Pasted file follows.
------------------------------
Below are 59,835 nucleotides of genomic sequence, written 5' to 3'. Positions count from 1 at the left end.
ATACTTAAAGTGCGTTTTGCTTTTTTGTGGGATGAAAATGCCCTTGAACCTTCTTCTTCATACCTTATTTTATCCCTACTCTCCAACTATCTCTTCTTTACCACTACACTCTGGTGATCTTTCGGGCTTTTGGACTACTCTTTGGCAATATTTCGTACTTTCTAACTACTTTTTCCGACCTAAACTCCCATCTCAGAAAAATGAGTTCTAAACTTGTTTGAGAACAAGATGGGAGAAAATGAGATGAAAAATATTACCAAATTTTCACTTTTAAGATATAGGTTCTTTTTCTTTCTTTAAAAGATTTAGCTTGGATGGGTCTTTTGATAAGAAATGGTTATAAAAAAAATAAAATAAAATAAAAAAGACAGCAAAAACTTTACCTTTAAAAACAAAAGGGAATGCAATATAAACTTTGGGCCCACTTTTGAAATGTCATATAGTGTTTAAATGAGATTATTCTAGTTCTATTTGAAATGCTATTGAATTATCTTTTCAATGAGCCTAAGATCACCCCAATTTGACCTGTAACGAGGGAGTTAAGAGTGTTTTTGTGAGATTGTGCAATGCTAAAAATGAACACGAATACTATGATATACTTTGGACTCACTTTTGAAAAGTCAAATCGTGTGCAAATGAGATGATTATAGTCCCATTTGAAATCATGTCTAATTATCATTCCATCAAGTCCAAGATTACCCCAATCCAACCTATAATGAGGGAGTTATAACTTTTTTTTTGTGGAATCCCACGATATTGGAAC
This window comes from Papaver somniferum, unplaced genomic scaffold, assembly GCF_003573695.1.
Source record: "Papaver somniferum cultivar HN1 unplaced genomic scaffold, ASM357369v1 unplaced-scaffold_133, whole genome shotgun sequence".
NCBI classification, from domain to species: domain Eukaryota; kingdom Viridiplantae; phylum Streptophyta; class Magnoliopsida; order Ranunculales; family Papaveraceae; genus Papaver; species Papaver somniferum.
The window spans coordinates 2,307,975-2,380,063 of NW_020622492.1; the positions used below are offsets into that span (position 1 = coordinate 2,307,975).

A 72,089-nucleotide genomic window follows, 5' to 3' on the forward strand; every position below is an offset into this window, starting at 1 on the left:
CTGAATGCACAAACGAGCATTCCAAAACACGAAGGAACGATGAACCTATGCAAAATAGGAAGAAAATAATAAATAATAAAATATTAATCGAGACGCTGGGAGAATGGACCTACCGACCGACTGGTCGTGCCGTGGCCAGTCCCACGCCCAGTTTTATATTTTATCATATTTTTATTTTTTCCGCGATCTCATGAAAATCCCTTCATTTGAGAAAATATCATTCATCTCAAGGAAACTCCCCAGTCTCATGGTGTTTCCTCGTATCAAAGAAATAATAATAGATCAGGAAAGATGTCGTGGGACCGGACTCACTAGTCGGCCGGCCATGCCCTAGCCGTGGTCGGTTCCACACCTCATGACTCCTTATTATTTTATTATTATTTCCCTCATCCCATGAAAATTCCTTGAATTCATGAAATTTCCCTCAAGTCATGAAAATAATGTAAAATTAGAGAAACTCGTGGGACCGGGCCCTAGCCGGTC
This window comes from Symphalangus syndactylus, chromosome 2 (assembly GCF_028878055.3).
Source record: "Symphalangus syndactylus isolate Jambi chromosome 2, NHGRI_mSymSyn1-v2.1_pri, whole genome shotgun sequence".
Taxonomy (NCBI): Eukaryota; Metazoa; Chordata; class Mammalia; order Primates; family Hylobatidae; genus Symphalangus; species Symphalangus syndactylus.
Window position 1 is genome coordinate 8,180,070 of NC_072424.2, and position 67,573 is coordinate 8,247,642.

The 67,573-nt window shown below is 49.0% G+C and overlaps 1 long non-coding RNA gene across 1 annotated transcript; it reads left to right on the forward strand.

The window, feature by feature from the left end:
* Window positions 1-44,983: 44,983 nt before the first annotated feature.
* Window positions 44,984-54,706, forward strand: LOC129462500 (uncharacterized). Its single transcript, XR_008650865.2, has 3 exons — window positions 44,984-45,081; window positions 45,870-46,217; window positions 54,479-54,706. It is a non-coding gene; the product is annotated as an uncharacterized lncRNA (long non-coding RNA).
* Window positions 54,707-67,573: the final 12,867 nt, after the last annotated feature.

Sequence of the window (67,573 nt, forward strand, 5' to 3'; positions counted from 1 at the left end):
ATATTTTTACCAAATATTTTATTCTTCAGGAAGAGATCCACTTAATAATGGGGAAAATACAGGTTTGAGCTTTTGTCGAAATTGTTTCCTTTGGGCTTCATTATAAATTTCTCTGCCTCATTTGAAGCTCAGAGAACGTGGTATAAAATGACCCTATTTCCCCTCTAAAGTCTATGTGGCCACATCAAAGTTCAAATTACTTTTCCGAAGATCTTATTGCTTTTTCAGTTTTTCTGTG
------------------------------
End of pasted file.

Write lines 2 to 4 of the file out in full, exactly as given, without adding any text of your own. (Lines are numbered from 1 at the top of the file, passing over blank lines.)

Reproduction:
ATACTTAAAGTGCGTTTTGCTTTTTTGTGGGATGAAAATGCCCTTGAACCTTCTTCTTCATACCTTATTTTATCCCTACTCTCCAACTATCTCTTCTTTACCACTACACTCTGGTGATCTTTCGGGCTTTTGGACTACTCTTTGGCAATATTTCGTACTTTCTAACTACTTTTTCCGACCTAAACTCCCATCTCAGAAAAATGAGTTCTAAACTTGTTTGAGAACAAGATGGGAGAAAATGAGATGAAAAATATTACCAAATTTTCACTTTTAAGATATAGGTTCTTTTTCTTTCTTTAAAAGATTTAGCTTGGATGGGTCTTTTGATAAGAAATGGTTATAAAAAAAATAAAATAAAATAAAAAAGACAGCAAAAACTTTACCTTTAAAAACAAAAGGGAATGCAATATAAACTTTGGGCCCACTTTTGAAATGTCATATAGTGTTTAAATGAGATTATTCTAGTTCTATTTGAAATGCTATTGAATTATCTTTTCAATGAGCCTAAGATCACCCCAATTTGACCTGTAACGAGGGAGTTAAGAGTGTTTTTGTGAGATTGTGCAATGCTAAAAATGAACACGAATACTATGATATACTTTGGACTCACTTTTGAAAAGTCAAATCGTGTGCAAATGAGATGATTATAGTCCCATTTGAAATCATGTCTAATTATCATTCCATCAAGTCCAAGATTACCCCAATCCAACCTATAATGAGGGAGTTATAACTTTTTTTTTGTGGAATCCCACGATATTGGAAC
This window comes from Papaver somniferum, unplaced genomic scaffold, assembly GCF_003573695.1.
Source record: "Papaver somniferum cultivar HN1 unplaced genomic scaffold, ASM357369v1 unplaced-scaffold_133, whole genome shotgun sequence".